"Live from Ancient Kourion" (Century Media; 2013)

Reviewed by Snidermann

Iced Earth first formed in 1985 and have been recording and performing killer music since then. Despite some line-up changes, the band is alive and well.

"Live from Ancient Kourion" is a treasure trove of live music from the band's long and storied metal career. This 2CD/1DVD  set is both a feast for the listening sense and also a brilliantly produced DVD.

This collection, which is 29 songs strong, reminded me just how awesome Iced Earth really is. The band sounds terrific, the sound quality is excellent, and this is one of the best live recordings I've heard in a long, long time.

"Live From Ancient Kourion"  is a double-edged sword for me. Now that I've listened to the CDs and watched the DVD, I'm going to have to go out and buy all the previous Iced Earth releases, just because I forgot how great this band really is.

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"The Crucible of Man" (SPV; 2008)

Reviewed by Mike SOS

Iced Earth returns with "The Crucible of Man," the long-awaited follow-up to their 1998 landmark concept album "Something Wicked." Replacing the departing Ripper Owens with former frontman Matt Barlow, this troupe sounds reinvigorated when maintaining their patented power metal maneuvers on cuts like "I Walk Alone" and the rousing "Divide and Devour," yet this disc ultimately lends itself to a darker side of the spectrum, leaving behind the nuances which made this band such an underground sensation.

Lead guitarist and band leader Jon Schaffer alternates between writing crunchy guitar tunes and gripping ballads that ooze metal , though some may complain that there are many songs on this 15-track disc which not so discreetly draw from prior Iced Earth works. The band's sinister precision and ever-present soaring melodic flair appear in the mix but don't stick around for long, yielding for a more atmospheric feel on cuts like "Come What May" and "Crown of the Fallen."

But, with Barlow's raging baritone back in the fold, fitting like a glove, there's more classic Iced Earth moments to be had as opposed to the last few offerings, making this disc something longtime fans should check out even if some usual aspects are deficient .

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"Framing Armageddon" (SPV; 2007)

Reviewed by Mike SOS

Jon Schaffer returns with some unfinished business of sorts on the latest disc from his vehicle, Iced Earth. Titled "Framing Armageddon," this 19-track epic picks up where the 1998 "Something Wicked This Way Comes" album left off, as Schaffer and crew use their traditional metal wares to flesh out this sc-fi fantasy. 

Thanks in part to a stunning vocal performance by Tim "Ripper" Owens, this disc blasts out of the gate with an epic metal swagger that showcases the band at its best, intertwining tumultuous emotional wranglings over an assault of constant metallic firepower on such rousing numbers as "Ten Thousand Strong" and the crunchy mid-tempo stomp "Retribution Through the Ages."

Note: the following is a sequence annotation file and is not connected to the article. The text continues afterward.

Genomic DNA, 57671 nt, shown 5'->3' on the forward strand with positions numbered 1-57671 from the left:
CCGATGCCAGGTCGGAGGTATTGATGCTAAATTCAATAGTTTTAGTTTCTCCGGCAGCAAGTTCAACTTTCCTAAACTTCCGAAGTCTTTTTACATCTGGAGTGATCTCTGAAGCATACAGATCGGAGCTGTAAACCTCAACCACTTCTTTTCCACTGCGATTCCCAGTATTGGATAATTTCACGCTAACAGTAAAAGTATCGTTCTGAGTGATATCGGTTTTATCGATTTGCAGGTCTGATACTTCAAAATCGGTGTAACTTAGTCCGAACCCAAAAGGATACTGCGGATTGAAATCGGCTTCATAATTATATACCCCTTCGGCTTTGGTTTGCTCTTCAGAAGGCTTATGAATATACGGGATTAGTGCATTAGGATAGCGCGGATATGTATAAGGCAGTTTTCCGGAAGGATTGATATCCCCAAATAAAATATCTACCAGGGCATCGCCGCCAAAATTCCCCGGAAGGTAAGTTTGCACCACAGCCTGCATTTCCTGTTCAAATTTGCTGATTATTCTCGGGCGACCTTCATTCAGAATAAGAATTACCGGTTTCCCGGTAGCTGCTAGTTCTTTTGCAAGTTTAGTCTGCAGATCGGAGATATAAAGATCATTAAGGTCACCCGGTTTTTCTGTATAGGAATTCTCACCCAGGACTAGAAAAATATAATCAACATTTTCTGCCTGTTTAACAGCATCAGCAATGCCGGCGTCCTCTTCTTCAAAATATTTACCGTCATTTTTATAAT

Able to retain their durable Maiden/Helloween musical template without foregoing a fair share of experimenting with instrumentation and composition on cuts like the moody "The Clouding," "Framing Armagddon" finds Iced Earth thrashing through their brand of progressive power metal with all guns blazing. 

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"Overture of the Wicked" (SPV; 2007)

Reviewed by Mike SOS

Heavy metal purists Iced Earth return with a four-song precursor to their soon-to-be-released epic double album with this four-track EP, "Overture of the Wicked." 

Containing a re-recorded version the fabled "Something Wicked" trilogy and the smoking new metal tune "Ten Thousand Strong" (which is worth the price of the disc alone thanks to Rippers Owens' sweet vocal shreddery), this four-track sojourn is a perfect holdover until the new album drops whether you're a huge fan or a newbie.

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"The Glorious Burden" (SPV / Hunter; 2004)

Reviewed by R. Scott Bolton

Iced Earth's first CD with former Judas Priest vocalist Tim "Ripper" Owens at the microphone not only lives up to its pre-release hype but surpasses it, delivering a rich, explosive listening experience that not only transcends the metal genre but brings to it an entirely new level of excellence.

There's not much I can say about "The Glorious Burden" that I didn't say about the previously released EP, "The Reckoning" except to add that the full-length CD doesn't disappoint anywhere in its 12 tracks. There isn't anything that even comes close to a bad song on the disc, and every song is instantly likeable; unlike other CDs, nothing here has to grow on you with additional listens.

Of the songs that didn't appear on the previous EP, "Green Face," about Navy SEALS, and "Red Baron / Blue Max" are the stand-outs, as is a three song rock collection entitled "Gettysburg (1863)." Frankly, however, I liked the acoustic version of "When the Eagle Cries" that appeared on the EP better than the plugged-in version on the full-length. That being said, both versions are awesome.